Free Will: Hardwired by the Universe?
Lately on the web there has been a bit of an uptick in discussing free will vs. determinism. Biologist Jerry Coyne shares his thoughts of some of the literature in a blog post and calls for more science to be injected into the philosophy. Over at the New York Times’ newish philosophy blog Galen Strawson tries to walk readers through the “maze” of free will/determinism arguments and consequences. She persuades me that even if determinism is false at its core by some randomness or some quantum ambiguity built into the universe, we can’t be entirely morally responsible for every action we take.
There may be all sorts of other factors affecting and changing you. Determinism may be false: some changes in the way you are may come about as a result of the influence of indeterministic or random factors. But you obviously can’t be responsible for the effects of any random factors, so they can’t help you to become ultimately morally responsible for how you are.
Some people think that quantum mechanics shows that determinism is false, and so holds out a hope that we can be ultimately responsible for what we do. But even if quantum mechanics had shown that determinism is false (it hasn’t), the question would remain: how can indeterminism, objective randomness, help in any way whatever to make you responsible for your actions? The answer to this question is easy. It can’t.
I tend to find arguments in favor of free will stink of wishful thinking; so I concede that determinism or something philosophically equivalent is most likely true. Yet, as Strawson notes, we still feel as though we are making our own decisions. No matter how strong I think the arguments for determinism are, I behave as though I’m free to act (what other choice do I have?). The main reason is, what nihilists fail to appreciate, even if all our actions are compelled by physics they still have determined consequences which we still feel as conscious beings.
Let me expand on this by borrowing Steven Pinker’s argument in The Blank Slate, where he eases readers’ fears that evolution and genetics (nature) compel our actions, and apply that argument to this subject.
The difference between the mechanisms that impel organisms to behave in real time and the mechanisms the shaped the design of the organism over evolutionary time is important enough to merit some jargon. A proximate cause of behavior is the mechanism that pushes behavior buttons in real time, such as the hunger and lust that impel people to eat and have sex. An ultimate cause is the adaptive rationale that led the proximate cause to evolve, such as the need for nutrition and reproduction that gave us the drives of hunger and lust. The distinction between proximate and ultimate causation is indispensable in understanding ourselves because it determines the answer to every question of the form “Why did that person act as he did?” To take a simple example, ultimately people crave sex in order to reproduce (because the ultimate cause of sex is reproduction), but proximately they may do everything they can not to reproduce (because the proximate cause of sex is pleasure).
This helps me respect the difference between our actions being ultimately determined by events prior and us proximately making actual decisions. We have been caused to have the ability to reason in real time even if the underlying operation of that reason is at its core predetermined. Ultimately people’s reason is determined by physics, chemistry, biology, and society, but proximately their brains apply logical analysis and emotions to reason and thus make a decision and act. To take this example further, ultimately you are choosing to read this blog post because a series of events beyond your control obligates you to be at a computer and prefer to make that choice, but proximately you are choosing to read because of you reasons (e.g. interest, enjoyment, friendship, lack of better alternatives, etc) that reading this is your preference.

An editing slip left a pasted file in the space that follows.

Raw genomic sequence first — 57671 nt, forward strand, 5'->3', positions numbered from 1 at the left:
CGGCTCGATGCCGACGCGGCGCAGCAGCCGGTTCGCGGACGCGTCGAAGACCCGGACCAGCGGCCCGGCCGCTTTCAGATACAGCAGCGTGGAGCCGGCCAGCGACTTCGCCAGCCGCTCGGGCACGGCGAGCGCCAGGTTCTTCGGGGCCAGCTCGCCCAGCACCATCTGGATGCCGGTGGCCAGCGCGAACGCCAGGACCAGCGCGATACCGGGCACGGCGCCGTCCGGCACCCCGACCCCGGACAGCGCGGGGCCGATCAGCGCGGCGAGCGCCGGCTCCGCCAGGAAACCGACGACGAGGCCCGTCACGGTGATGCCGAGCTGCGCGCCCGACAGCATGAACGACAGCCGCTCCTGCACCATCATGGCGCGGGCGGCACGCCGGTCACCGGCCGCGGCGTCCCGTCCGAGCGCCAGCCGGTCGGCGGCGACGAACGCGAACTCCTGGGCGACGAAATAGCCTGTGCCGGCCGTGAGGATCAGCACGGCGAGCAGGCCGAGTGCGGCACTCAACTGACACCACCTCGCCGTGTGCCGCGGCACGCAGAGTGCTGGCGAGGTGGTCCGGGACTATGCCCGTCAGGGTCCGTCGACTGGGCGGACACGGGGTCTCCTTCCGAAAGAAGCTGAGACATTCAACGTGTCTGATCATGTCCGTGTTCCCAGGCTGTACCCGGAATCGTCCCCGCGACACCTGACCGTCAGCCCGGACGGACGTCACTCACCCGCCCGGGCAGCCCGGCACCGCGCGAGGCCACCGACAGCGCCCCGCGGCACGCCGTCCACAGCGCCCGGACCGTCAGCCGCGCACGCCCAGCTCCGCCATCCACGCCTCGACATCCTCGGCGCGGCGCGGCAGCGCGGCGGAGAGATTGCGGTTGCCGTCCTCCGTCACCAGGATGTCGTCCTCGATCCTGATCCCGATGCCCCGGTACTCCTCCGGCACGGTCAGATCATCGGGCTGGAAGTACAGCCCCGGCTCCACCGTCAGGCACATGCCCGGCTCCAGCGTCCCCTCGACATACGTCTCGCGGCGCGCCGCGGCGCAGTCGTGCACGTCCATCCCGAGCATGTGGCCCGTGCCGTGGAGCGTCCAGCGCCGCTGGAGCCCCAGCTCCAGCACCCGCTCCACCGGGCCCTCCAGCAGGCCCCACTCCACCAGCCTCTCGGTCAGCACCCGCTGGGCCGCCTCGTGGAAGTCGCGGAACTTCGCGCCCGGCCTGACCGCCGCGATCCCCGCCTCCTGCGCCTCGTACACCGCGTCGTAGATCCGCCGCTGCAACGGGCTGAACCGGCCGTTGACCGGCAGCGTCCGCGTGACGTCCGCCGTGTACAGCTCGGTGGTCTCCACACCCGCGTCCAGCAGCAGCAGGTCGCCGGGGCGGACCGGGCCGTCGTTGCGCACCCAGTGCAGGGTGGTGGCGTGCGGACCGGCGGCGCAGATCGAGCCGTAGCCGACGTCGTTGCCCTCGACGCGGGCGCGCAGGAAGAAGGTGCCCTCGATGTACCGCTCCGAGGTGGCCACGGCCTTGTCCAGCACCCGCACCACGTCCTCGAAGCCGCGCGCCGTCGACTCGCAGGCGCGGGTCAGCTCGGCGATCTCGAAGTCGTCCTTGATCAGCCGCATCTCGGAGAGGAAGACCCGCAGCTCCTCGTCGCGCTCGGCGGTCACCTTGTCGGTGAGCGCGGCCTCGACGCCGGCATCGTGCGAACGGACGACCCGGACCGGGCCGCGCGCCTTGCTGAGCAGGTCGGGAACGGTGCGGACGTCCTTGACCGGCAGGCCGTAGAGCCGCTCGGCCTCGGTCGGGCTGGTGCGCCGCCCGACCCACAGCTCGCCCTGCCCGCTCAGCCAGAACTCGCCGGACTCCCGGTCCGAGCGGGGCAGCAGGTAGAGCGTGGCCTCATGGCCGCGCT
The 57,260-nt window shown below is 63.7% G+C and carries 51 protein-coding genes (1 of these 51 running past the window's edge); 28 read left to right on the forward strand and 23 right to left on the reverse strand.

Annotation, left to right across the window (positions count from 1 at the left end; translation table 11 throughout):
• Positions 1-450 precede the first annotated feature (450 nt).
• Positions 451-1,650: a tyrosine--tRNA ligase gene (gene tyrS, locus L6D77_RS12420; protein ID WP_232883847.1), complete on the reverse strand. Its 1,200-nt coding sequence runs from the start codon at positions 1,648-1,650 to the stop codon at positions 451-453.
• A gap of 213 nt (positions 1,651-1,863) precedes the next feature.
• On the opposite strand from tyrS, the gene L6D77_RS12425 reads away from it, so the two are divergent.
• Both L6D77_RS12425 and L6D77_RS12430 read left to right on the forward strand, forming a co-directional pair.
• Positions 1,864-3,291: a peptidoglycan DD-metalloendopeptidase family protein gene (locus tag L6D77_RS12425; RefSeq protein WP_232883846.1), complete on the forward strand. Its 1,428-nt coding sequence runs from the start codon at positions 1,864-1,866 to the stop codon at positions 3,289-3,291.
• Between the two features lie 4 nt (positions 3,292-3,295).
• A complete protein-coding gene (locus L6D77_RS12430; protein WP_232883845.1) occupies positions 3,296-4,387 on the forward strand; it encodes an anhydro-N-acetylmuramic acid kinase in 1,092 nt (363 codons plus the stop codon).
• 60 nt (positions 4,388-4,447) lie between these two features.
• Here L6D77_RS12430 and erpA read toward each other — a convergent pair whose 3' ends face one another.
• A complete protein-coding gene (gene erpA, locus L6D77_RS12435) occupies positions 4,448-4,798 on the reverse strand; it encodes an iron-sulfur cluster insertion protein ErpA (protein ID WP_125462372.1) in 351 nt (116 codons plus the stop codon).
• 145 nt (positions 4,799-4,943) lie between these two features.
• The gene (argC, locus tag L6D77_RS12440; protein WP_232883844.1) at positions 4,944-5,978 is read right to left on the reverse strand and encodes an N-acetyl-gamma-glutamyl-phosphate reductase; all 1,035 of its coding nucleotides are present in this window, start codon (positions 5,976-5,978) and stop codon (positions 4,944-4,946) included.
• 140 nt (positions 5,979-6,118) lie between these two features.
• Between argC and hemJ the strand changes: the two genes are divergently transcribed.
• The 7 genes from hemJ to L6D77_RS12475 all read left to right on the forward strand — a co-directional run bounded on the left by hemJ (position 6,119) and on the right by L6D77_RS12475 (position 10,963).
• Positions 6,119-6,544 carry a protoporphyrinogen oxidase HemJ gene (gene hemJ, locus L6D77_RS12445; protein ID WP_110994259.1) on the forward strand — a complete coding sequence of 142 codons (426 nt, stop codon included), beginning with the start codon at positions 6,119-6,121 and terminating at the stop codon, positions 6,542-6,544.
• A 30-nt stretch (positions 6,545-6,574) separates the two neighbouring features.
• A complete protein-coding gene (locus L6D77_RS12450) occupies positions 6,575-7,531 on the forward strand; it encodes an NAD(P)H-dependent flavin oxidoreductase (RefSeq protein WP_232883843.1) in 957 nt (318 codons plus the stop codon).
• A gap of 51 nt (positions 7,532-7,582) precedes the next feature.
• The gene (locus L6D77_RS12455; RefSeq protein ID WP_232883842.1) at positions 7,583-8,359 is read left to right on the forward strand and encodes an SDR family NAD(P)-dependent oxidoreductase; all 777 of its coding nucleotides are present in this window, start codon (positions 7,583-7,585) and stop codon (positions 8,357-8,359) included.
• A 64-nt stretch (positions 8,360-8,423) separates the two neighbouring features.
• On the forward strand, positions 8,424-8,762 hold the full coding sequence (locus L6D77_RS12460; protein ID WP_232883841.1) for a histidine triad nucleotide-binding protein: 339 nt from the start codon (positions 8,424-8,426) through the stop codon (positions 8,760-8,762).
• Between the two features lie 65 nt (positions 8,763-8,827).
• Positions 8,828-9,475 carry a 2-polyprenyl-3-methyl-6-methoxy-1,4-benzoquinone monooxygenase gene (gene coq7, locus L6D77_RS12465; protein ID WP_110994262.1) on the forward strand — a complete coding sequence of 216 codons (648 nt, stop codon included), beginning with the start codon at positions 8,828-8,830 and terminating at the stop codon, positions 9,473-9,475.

If our actions are determined beyond our ultimate control, but we still feel and live in that cause-and-effect chain, and therefore are not ultimately responsible (even if we are proximately responsible because we own the body which is acting) it gives me a sense of modesty and humility in condemning individuals’ behaviors. Of course, since nihilism and moral anarchy would cause actual suffering (who cares if it’s by will or has been determined?) we try to act in such a way that best reduces suffering. The pain impulse compels us to not retreat to nihilism. We are hardwired by the universe to act as though we have free will. The phrase Strawson shares with us from Jean-Paul Sartre is “condemned to freedom.”
So if we’re not ultimately morally responsible, what does that mean for criminals and evildoers? It shouldn’t mean that we let them act in ways that hurt others’ lives. But the arguments for determinism convince me that we shouldn’t punish for its own sake. Even if a rapist, for example, isn’t ultimately responsible for his actions doesn’t mean that we shouldn’t lock him up to prevent him from harming others. Likewise, if temporary punishment causes a change in behavior for the better like in the case of a misbehaving young child than that is a convincing argument in its favor. Just as if a doctor must stick a needle in a patient’s arm to provide a helpful vaccine or cure, a police officer might have to strike a violent criminal to prevent or stop an assault. Yet the vengeful torturer has no moral justification that sits comfortably with determinism.
If you didn’t like this post I’m not ultimately responsible. Coming soon, a blog post on a form of proximate determinism.
I hope to read Daniel Dennett’s Freedom Evolves for a scientific and philosophical blended discussion on free will/determinism. Has anyone read that or any other titles which they recommend (or dislike)?
(image: Erin Schell, The New York Times)